When will a Pipevine swallowtail fly into your personal space? Will we be able to hear your suppressed shout of Joy!? Lots of “Oohing” and “Ahing” making this one of the most Pop! butterflies that I know.

Jeff

Celebrity Shock!

Pipevine Swallowtail  Butterfly photographed by Jeff Zablow as it perched on Bergamot flower at Raccoon Creek State Park in Pennsylvania, 7/31/14
I’ll never forget taking an elevator down in the arts deco Fuller building at Madison and E. 57th Street. It stopped. In walked Diana Ross. She was . . . more beautiful than I’ve ever seen her. Taller than I expected, too. We chatted, alone. I knew I’d never forget how beautiful and graceful she was. Never have. Remember too, when on a NYNY street, there was Mike Tyson striding down the sidewalk, with a comely blonde on each arm. Mike!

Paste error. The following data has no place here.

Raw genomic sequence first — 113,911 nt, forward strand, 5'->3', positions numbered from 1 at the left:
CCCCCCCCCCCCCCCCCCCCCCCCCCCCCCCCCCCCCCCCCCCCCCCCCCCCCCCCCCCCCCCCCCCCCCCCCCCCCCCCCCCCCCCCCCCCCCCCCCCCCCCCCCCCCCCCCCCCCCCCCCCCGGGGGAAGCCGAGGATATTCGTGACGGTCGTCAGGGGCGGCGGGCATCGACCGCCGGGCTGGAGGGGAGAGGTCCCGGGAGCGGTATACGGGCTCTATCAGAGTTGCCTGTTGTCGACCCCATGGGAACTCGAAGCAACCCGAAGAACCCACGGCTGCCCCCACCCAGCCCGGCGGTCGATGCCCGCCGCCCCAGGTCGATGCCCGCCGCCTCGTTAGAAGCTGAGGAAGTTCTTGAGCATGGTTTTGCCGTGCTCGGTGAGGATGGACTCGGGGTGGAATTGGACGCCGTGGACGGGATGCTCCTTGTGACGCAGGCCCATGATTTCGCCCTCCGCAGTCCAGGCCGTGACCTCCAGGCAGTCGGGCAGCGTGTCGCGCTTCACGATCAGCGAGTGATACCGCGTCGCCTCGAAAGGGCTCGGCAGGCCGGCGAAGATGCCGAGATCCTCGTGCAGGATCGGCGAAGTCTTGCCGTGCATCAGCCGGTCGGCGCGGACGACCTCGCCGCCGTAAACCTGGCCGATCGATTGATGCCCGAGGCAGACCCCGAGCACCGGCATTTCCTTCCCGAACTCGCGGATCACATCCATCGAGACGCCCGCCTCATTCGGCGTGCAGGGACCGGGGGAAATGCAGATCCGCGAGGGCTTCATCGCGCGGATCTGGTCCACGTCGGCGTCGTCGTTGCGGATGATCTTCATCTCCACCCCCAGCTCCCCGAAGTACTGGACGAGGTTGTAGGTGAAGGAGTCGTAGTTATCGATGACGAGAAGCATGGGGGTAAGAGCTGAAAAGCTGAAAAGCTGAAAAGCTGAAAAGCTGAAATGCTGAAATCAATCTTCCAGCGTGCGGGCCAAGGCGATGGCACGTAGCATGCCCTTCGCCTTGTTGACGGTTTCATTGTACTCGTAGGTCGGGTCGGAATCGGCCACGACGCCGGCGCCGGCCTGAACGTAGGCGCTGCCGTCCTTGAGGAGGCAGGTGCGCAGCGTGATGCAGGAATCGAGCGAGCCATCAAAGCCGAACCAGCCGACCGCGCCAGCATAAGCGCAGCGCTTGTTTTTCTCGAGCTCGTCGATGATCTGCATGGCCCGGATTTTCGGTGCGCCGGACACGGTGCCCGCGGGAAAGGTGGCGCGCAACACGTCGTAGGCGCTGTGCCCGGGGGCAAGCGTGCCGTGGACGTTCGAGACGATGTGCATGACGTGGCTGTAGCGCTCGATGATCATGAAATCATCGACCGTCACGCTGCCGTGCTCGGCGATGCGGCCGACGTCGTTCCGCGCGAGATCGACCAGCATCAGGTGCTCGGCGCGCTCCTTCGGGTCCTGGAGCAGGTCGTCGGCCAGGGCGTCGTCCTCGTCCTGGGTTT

With thousands of Bergamot blooms fresh and pumping nectar, I knew that butterflies would come, to join the bees, flies, moths and hummingbirds who already were at work, imbibing sugary nectar.

Sure enough, in swooped a large, black butterfly, straight to the Bergamot. Here’s our Pipeline Swallowtail, beaming out its oranges, iridescent blues, and white, all on a starkly black background.

Diana, Mike, Virginia and Pipevine, all in the same league: The big leagues.

Jeff